My life has been devoted to hockey. I love the sport more than anything else, other than my family. I have had many great hockey experiences in my life: I won the pee-wee U.S. National Championship with Oyster Bay; I won a Hockey East Championship at Boston College; I played against my childhood heroes, the New York Islanders; I played for Team USA at the 1994 World Championship.
But this past Sunday, I was lucky enough to experience maybe my greatest hockey moment.
The feeling I had while I was at the Canada-USA hockey game was unlike any of my other experiences. Maybe it is because when you are on the ice, you don’t really have time to take in and savor the experience. Maybe, as a goalie, the pressure is so great you can’t sit back, relax and enjoy the experience. Maybe it is because I am many years older and can reflect on the moment during the moment. Whatever it is, Sunday was a day I will never forget.
I had chills when I looked at the sea of red in the stands. I had chills when I saw all of the American flags mixed in. I had chills when I saw the emotion of the fans and the players after each goal. I had chills when American hero Bonnie Blair would high-five me after each American goal. We were lucky enough to be invited by the NHL and the NHL suite was an amazing place to be.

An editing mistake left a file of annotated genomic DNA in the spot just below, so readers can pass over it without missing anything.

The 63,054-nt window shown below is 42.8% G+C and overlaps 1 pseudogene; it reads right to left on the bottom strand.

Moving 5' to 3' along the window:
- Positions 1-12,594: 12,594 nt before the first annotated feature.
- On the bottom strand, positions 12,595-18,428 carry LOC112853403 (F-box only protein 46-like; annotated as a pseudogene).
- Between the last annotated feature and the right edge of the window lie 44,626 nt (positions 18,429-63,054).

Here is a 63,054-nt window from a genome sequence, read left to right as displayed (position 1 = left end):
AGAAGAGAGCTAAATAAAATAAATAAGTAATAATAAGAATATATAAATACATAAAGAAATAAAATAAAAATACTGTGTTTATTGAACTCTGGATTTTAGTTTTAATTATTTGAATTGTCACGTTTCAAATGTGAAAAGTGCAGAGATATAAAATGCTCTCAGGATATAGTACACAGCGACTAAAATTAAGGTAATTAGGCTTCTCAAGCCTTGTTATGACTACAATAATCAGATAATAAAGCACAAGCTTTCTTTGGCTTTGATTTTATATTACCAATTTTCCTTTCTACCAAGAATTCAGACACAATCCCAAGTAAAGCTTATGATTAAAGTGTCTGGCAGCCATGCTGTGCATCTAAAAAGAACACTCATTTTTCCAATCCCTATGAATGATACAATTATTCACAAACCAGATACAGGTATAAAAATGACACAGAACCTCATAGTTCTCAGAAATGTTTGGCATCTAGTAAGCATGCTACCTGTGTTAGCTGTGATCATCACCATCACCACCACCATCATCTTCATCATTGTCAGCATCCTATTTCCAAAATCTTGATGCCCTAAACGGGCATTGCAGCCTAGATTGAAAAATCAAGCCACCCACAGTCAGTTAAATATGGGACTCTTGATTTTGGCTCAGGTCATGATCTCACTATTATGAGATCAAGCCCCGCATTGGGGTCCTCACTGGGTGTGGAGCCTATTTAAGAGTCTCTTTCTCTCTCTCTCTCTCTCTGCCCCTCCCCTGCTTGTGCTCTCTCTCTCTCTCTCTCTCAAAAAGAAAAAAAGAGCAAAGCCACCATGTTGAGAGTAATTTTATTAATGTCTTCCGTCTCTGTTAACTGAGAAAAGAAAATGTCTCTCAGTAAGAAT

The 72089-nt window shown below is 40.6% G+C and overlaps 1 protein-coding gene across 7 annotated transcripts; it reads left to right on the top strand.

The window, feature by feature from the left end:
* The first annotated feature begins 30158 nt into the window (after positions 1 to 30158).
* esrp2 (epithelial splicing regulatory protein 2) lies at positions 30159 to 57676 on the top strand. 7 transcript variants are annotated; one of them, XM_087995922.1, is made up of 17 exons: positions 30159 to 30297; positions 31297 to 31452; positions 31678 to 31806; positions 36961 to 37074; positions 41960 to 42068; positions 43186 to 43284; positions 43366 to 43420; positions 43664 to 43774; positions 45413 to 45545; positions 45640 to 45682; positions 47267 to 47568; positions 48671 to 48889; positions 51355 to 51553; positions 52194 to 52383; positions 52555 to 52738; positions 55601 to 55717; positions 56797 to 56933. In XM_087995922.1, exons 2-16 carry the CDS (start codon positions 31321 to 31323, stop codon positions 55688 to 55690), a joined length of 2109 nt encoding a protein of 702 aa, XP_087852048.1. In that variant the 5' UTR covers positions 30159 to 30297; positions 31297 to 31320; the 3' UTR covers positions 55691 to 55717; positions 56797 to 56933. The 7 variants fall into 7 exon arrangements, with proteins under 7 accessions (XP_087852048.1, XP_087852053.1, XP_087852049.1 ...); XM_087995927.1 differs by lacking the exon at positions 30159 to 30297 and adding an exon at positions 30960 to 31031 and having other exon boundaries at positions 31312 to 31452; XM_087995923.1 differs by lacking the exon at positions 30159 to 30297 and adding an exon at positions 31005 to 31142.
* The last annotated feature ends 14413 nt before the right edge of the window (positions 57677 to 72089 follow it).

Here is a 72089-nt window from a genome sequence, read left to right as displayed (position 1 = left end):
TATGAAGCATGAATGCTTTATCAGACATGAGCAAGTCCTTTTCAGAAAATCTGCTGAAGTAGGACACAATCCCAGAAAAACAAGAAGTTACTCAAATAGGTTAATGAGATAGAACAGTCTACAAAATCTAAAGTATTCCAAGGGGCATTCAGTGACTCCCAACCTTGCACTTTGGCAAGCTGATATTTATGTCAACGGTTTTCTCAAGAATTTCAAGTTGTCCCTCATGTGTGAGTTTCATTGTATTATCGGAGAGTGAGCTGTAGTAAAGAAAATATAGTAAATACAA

Scotty Bowman, Brendan Shanahan, Will Arnett, Seth Rogen, Gary Bettman, Cam Neely and my high-five partner were all in attendance. Some were rooting for Canada and some for the U.S., but it didn’t matter. We are all hockey people and that is what is important.
Everyone there had a great time (even the Team Canada fans). It was hockey at its best on the world’s biggest stage. I love hockey and I love the people associated with hockey and Sunday reaffirmed every feeling I have for the sport and its people.
I don’t know what is going to happen over the next few days. Maybe Canada and the USA will play again. Hopefully NBC will make sure hockey is front and center so every American viewer can realize what an amazing sport this is.
Whatever happens, Sunday was one of my greatest hockey days.
A native of Flushing, N.Y., David Littman was drafted by the Sabres in the 1987 NHL Entry Draft. He spent four years at Boston College before turning pro in 1989. Over the next 10 years, Littman would play in the ECHL, IHL, AHL and NHL (with Buffalo and Tampa Bay). The 40-year-old currently works as a producer for the wildly popular EA Sports NHL series of video games. Read his other blogs HERE.